Stepping beyond human knowledge: one giant leap for machines
October 19, 2017
October 19, 2017
Old Elizabethan Demis Hassabis’s company, DeepMind, has made another major advance in artificial intelligence: its supercomputer program has taught itself to become the world’s best Go player, without any guidance from human beings.
DeepMind’s original AI program, AlphaGo, achieved prominence last year when it beat Lee Sedol, world champion at Go, the ancient and complex strategy game. To achieve the feat, the team at Google-owned DeepMind had programmed AlphaGo with millions of moves by past players. It took months for the machine to get to the point where it could take on a professional player.
However, the latest version, AlphaGo Zero, was taught the rules of Go, but given no extra instructions or examples. Instead, it learned to master Go simply by playing millions of games against itself. Within three days, it was good enough to beat the original program by 100 games to nil, and it has gone on to discover game-playing strategies and principles, some of which were genuinely novel.
Demis (OE 1988–1990) co-founded DeepMind in 2010. He sold it to Google for a reported £400m in 2014, but remains its chief executive.
He told journalists this week: “We’re quite excited because we think this is now good enough to make some real progress…even though we’re obviously a long way from full AI. Ultimately, we want to harness algorithmic breakthroughs like this to help solve all sorts of pressing real-world problems,” said Hassabis.
“If similar techniques can be applied to other structured problems, such as protein-folding, reducing energy consumption or searching for revolutionary new materials, the resulting breakthroughs have the potential to drive forward human understanding and positively impact all of our lives.”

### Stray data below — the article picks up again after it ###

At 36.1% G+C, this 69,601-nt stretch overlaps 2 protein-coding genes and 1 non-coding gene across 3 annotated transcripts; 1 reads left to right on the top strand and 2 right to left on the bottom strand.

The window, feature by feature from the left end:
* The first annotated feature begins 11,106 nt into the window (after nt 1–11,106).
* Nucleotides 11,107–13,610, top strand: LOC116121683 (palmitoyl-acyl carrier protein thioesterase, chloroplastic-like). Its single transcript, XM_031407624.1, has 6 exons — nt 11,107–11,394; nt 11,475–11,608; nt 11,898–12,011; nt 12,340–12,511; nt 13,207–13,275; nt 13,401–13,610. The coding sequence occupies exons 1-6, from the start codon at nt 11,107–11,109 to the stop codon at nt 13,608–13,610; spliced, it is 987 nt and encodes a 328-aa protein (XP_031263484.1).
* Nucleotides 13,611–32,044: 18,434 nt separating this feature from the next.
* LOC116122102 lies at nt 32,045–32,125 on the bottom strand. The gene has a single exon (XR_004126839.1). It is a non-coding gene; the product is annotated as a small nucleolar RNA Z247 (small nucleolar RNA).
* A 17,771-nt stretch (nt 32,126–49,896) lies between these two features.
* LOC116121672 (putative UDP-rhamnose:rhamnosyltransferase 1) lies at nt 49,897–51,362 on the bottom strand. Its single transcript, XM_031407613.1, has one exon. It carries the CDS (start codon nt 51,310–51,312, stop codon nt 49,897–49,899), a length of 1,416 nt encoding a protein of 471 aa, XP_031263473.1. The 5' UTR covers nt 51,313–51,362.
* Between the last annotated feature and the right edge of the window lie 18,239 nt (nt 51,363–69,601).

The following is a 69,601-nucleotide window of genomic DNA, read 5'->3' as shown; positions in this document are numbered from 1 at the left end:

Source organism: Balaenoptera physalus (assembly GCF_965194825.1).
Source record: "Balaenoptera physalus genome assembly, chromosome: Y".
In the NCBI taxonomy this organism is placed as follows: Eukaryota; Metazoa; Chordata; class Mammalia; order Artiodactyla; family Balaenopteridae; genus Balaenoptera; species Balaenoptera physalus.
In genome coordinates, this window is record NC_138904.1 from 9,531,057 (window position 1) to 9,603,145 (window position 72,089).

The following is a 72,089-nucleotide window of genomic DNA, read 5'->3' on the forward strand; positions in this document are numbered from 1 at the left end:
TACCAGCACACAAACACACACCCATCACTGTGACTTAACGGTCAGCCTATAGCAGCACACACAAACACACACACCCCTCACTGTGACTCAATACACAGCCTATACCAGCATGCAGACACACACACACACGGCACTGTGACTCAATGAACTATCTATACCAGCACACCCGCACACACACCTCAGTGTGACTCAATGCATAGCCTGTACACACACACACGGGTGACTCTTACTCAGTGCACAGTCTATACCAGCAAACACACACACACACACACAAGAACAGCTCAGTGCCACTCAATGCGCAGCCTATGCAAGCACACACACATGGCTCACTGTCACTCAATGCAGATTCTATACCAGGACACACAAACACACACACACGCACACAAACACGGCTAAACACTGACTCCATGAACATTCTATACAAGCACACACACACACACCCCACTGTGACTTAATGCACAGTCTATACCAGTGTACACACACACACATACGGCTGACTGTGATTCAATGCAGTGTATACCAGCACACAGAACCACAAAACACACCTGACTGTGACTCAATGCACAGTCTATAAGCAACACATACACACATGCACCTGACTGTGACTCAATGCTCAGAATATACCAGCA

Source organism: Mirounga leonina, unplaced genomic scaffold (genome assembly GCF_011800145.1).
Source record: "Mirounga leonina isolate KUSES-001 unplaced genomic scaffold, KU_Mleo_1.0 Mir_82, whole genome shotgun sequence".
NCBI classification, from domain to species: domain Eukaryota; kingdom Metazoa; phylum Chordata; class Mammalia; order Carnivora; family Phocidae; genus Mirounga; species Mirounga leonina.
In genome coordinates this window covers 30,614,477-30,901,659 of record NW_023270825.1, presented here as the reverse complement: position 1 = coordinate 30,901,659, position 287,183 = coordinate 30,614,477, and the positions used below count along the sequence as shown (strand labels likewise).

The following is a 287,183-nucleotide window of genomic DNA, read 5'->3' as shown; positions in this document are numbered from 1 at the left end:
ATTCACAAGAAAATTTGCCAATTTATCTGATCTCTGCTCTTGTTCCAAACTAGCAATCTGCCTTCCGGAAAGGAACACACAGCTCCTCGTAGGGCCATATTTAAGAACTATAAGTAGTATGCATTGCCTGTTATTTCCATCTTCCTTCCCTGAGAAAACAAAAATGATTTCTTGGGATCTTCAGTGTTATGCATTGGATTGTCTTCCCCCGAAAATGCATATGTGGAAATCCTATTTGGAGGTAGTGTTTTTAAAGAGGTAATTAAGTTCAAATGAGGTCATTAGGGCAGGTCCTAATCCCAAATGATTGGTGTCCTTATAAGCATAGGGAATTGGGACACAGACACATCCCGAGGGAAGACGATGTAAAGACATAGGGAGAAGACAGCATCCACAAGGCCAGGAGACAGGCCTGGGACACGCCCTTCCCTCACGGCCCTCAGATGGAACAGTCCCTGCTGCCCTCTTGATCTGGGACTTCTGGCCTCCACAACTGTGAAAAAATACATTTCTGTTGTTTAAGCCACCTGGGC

DeepMind has already begun using AlphaGo Zero to study protein-folding and has promised it will soon publish new findings. Misfolded proteins are responsible for diseases including Alzheimer’s, Parkinson’s and cystic fibrosis.
Demis’s colleague, David Silver, has overseen the team working on AlphaGo. “The new version starts from a neural network that knows nothing at all about the game of Go,” he said.
“The only knowledge it has is the rules of the game. Apart from that, it figures everything out just by playing games against itself. It shows it’s the novel algorithms that count, not the compute power or the data,” said Mr Silver, who pointed out that in just a few days a machine had surpassed the knowledge of this game acquired by humanity over thousands of years.
“We’ve actually removed the constraints of human knowledge and it’s able, therefore, to create knowledge itself from first principles, from a blank slate,” he added.